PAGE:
How do rate the standard of living in Spain?
It really depends on what you define as a high standard of living. In Spain, food and drinks are really cheap if you know where to look, and that leads to a high standard of living in terms of being able to socialize and afford a lot of meals and nights out with friends. Rent in Madrid is quite high compared to the rest of Spain, so a lot of people I know live further out of the city, not really in the centre. And the ones who do live in the centre (like me) can only afford tiny apartments.
What is the tax system there like?
I’m not sure about this because I’m not registered as an “autonomo” (independent business entity, for freelancers or business owners), but I’ve heard that taxes for independents are quite high compared to other European countries.
What have been some of the pros and cons about living in Spain?
Pros: the friendly people, the laid back culture, cheap cost of living, weather, big city, easy to get around, good location for traveling
Cons: dry air, really REALLY hot in summer, no beach, low salaries, inefficient administration, low-ish cultural diversity
Do you have any tips for people that might want to visit or move to Spain?
For visiting, you can check out my guides to Valencia and Barcelona, and my food recommendations for Madrid. I’m also on Cool Cousins where you can find a map of cool places to see in Madrid (also check out their free app!). For any questions you have, email me at [email protected]!
Do you have any future plans here to move somewhere else?
Not sure! I’ll just go wherever the flow takes me (like a true hippie!).
Can you give any insights into the local culture / customs where you live as an expat (either now you previously) How important is it for people to be aware of these when living here or visiting here?
Honestly, I think just behaving like a decent human being should be a minimum requirement regardless of where you live. Why would you behave any differently in a “foreign” country than at home? Be nice, and other people will be nice back.
Do you travel around from this destination where you are living as an expat? What are some places you have visited from here / any countries close by that you recommend / what are the travel costs like to these places?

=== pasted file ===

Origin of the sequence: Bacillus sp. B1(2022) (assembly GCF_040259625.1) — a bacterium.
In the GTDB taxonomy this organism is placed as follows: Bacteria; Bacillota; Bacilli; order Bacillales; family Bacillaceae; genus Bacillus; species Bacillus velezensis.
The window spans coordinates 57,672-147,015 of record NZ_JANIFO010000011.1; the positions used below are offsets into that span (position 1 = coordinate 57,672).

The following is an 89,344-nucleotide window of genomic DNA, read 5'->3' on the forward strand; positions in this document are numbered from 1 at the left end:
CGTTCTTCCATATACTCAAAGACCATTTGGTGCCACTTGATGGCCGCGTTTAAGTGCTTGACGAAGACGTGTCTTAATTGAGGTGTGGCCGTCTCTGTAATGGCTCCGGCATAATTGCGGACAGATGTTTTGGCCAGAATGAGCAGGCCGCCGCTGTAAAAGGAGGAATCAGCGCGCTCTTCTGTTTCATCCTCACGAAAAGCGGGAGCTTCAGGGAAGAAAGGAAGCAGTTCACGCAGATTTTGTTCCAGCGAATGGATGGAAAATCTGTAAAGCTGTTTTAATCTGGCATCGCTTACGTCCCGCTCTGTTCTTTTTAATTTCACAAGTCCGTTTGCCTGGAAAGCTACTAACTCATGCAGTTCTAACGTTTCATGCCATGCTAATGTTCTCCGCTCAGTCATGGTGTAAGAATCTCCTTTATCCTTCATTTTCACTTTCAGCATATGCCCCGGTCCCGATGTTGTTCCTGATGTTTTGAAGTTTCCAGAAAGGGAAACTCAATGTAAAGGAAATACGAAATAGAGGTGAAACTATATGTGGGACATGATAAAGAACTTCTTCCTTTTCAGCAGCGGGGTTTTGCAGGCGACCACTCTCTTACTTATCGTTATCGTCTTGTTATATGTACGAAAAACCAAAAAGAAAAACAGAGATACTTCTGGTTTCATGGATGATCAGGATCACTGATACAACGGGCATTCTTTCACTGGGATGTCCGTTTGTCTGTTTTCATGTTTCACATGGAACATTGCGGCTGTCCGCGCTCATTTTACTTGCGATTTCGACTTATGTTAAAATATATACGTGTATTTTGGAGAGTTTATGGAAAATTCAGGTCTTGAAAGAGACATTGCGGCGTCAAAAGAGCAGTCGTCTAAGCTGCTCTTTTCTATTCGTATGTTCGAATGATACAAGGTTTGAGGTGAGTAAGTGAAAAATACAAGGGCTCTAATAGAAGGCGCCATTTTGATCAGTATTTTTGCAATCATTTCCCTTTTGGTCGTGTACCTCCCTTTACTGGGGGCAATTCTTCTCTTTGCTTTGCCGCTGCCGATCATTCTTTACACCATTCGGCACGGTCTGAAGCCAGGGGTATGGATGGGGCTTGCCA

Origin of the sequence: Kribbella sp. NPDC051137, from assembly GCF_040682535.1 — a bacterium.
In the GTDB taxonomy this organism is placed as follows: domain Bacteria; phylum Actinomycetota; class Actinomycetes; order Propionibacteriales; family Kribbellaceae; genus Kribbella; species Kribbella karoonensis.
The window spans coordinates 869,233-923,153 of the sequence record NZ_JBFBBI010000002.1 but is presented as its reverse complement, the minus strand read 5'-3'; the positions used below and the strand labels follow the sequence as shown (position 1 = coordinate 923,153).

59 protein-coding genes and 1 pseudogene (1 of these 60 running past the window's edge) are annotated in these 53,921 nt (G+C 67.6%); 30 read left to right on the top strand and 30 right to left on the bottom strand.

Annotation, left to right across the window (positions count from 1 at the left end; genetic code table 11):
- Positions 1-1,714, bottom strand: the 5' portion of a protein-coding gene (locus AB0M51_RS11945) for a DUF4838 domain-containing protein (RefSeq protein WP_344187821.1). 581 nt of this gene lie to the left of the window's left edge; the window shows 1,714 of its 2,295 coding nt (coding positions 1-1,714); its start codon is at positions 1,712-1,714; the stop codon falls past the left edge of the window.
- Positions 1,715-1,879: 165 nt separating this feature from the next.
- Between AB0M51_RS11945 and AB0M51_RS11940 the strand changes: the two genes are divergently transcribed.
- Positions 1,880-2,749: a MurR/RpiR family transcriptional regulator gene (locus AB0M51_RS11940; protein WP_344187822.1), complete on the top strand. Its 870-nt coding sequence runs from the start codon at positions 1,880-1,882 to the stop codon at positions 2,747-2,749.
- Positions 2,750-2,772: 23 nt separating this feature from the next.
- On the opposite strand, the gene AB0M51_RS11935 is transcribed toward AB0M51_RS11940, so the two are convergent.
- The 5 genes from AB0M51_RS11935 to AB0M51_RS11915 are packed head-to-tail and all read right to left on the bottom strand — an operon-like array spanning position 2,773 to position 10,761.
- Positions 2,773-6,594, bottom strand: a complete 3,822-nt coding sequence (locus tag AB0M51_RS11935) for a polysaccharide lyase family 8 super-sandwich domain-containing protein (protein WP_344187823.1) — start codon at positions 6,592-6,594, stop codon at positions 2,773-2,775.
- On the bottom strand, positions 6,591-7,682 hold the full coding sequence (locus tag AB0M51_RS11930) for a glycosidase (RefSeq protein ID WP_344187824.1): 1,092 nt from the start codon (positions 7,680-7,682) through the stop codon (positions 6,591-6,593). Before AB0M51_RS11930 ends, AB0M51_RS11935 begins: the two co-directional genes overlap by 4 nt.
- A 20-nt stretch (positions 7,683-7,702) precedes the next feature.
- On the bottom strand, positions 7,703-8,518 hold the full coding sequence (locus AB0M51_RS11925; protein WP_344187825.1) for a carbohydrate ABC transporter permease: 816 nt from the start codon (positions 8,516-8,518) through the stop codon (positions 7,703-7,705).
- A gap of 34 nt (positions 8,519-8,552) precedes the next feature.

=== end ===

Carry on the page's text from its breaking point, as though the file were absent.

I traveled around Spain a little bit, I saw Toledo, Sevilla, Avila, Salamanca, Barcelona (second time), and Valencia. I’m planning on seeing more of the country whenever I get the chance. It’s reasonably cheap to get the train or the bus around Spain, and apparently, Portugal is very accessible too! I still have to venture around there though.
How are the locals where you live (were they easy to make friends with)? are there any expat clubs or similar that you have joined? How easy was it to make new friends or associates here?
I love the locals! I think the only problem I had at the beginning was the language barrier, but like I mentioned before, language exchange events helped with that. I’m part of the Madrid Blogger Network, which organizes regular meetups, so I met a few people there as well.
How is the nightlife where you live? Any recommendations?
It’s great! If you’re in Madrid, try Malasaña area for bars and pubs. But take into account that Spanish nightlife starts and finishes late. And by late, I mean predrinks start at around 10-11 pm, clubs get lively at 2-3 am, and people go home at 6-7 am. Yep, that’s 6 or 7 in the morning.
How do you spend your time off here or at weekends?
I usually go to the park, grab a drink and/or dinner with friends, or go to the cinema. If you’re coming to Madrid for a weekend, here’s a post with all the must-sees.
What is the climate where you live, are there any specific times to visit?
Madrid is reasonably warm from March – June (20-25 degrees on average), then gets crazy hot in July – September (35-40 degrees), and quite cold October – February (10 – 20 degrees). I would say the best time to visit is March – June.
The HC Lifestyle Blog
My blog (The HC Lifestyle Blog) covers many different topics like food, health/fitness, fashion, beauty, blogging, and of course travel. One thing these topics all have in common is that I’m passionate about all of them. Another thing is that I believe that any of these things, or several of them in combination, have the power to make people happy and live a fulfilled life. I adore photography and visual content, so you’ll find a lot of pictures in my blog posts.
Please share one life quote or any quote you love.
“Life is an adventure.” – My life motto, tattooed on my arm so I never forget.